An innovative cell-based gene therapy implemented almost a decade ago not only eradicated cancer in a pair of chronic lymphocytic leukemia patients, it also provided researchers with “surprising findings of the long-term potential and clonal stability of the infused cells,” according to new research published last week in Nature magazine.
Genetically engineered CAR T cells stayed in the patients’ bloodstreams, providing continued immunity, even though there was no sign of leukemia for the cells to attack, the research said.
“Our identification and characterization of these unexpected CAR T cell populations provide novel insight into the CAR T cell characteristics associated with anti-cancer response and long-term remission in leukaemia,” the researchers involved wrote in Nature. “CAR T cells remained detectable more than ten years after infusion, with sustained remission in both patients.”
“Now we can finally say the word ‘cure’ with CAR T cells,” Dr. Carl June, one of the principal researchers in the study said, according to The New York Times, which quoted another researcher, Dr. David Porter, as saying: “Oncologists don’t use words like ‘cure’ lightly or easily or, frankly, very often.”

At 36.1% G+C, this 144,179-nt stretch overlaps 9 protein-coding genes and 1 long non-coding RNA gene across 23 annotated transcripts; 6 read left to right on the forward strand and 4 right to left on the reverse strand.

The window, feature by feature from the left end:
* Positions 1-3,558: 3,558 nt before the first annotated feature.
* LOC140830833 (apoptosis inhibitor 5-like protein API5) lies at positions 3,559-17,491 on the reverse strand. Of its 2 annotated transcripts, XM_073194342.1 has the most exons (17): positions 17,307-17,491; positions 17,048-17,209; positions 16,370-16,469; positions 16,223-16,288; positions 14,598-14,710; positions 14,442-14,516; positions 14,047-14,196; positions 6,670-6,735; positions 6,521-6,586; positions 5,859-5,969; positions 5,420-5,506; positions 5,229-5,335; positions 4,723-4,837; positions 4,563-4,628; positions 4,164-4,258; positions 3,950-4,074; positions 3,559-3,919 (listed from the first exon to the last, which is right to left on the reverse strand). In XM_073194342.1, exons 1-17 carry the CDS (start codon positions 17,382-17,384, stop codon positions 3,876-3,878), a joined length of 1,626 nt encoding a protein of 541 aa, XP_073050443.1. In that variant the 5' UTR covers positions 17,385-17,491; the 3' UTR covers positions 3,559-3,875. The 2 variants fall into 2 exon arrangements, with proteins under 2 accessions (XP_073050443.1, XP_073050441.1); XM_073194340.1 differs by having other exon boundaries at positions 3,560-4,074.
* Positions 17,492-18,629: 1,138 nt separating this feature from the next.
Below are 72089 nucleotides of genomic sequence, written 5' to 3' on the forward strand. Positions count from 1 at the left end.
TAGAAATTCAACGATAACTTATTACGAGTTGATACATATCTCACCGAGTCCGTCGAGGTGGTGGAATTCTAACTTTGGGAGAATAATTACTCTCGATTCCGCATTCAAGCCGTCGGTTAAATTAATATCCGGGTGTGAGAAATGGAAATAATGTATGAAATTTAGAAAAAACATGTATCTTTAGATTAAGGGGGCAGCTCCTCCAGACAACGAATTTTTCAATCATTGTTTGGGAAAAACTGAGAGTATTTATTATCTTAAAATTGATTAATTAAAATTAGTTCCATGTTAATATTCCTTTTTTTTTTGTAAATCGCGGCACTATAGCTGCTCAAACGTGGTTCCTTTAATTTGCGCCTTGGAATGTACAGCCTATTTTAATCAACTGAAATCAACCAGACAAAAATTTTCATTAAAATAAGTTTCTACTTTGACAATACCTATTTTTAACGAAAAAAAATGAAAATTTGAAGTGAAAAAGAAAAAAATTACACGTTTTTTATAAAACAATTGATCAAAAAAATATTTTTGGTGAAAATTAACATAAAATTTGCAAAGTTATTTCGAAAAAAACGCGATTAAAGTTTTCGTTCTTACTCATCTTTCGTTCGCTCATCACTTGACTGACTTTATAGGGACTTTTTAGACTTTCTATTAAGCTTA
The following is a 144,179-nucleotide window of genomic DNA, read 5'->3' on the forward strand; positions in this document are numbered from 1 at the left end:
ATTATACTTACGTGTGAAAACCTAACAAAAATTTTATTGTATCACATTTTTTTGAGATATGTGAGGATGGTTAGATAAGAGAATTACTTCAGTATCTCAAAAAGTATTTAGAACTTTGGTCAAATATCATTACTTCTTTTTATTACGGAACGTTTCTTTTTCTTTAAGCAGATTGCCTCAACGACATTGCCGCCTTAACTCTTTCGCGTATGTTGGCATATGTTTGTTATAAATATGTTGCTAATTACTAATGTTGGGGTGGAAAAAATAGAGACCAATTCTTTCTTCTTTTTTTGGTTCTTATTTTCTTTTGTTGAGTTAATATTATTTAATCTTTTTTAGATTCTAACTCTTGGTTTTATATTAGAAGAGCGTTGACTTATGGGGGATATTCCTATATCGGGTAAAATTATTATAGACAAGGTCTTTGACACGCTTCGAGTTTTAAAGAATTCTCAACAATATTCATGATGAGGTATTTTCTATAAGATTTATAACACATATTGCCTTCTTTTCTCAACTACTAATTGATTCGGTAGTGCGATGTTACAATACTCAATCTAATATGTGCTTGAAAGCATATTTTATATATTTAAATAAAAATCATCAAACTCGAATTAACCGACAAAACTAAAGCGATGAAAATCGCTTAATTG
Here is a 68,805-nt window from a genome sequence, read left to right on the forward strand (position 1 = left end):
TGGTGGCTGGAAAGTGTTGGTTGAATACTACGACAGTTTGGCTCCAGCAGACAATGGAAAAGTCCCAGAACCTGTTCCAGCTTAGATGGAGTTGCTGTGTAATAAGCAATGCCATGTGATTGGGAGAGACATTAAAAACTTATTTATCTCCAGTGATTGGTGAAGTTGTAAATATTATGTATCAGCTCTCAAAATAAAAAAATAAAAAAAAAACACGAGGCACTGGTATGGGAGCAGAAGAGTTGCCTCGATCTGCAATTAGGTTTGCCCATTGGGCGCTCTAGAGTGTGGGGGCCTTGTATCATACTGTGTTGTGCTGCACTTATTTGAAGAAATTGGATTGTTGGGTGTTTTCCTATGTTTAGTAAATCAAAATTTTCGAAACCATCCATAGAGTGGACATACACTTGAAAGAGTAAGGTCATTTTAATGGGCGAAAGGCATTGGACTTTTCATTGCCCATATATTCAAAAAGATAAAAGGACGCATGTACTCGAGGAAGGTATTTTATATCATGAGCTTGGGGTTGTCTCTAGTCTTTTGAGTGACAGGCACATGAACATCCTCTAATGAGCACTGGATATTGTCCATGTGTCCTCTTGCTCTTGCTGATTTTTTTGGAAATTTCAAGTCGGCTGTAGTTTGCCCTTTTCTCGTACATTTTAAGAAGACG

Growth in CAR T cell therapies
“In CAR T cell therapies, T cells are taken from the patient’s blood and are changed in the lab by adding a gene for a man-made receptor (called a chimeric antigen receptor or CAR). This helps them better identify specific cancer cell antigens. The CAR T cells are then given back to the patient,” according to the American Cancer Society.
Such so-called “living drugs” are now used by thousands around the world to treat certain blood cancers, according to the Associated Press (AP). The treatments reportedly work for some people but not others, and scientists are still trying to determine why.
This Associated Press video explains CAR T cell therapy:
The treatment, which has already received Food and Drug Administration (FDA) approval, is only available to patients in which at least two other types of standard treatment have failed.
Meanwhile, FDA has approved four more CAR T cell therapies to treat B-cell lymphoma—the aggressive blood cancer which is the most common type of non-Hodgkin lymphoma—follicular lymphoma, mantle cell lymphoma, and, most recently, multiple myeloma, according to the UPMC Hillman Cancer Center.
According to OHSU Knight Cancer Institute, CAR T cell therapy “is a particular breakthrough for children with leukemia, and for adults with certain hard-to-treat blood cancers,” but also holds promise for other diseases.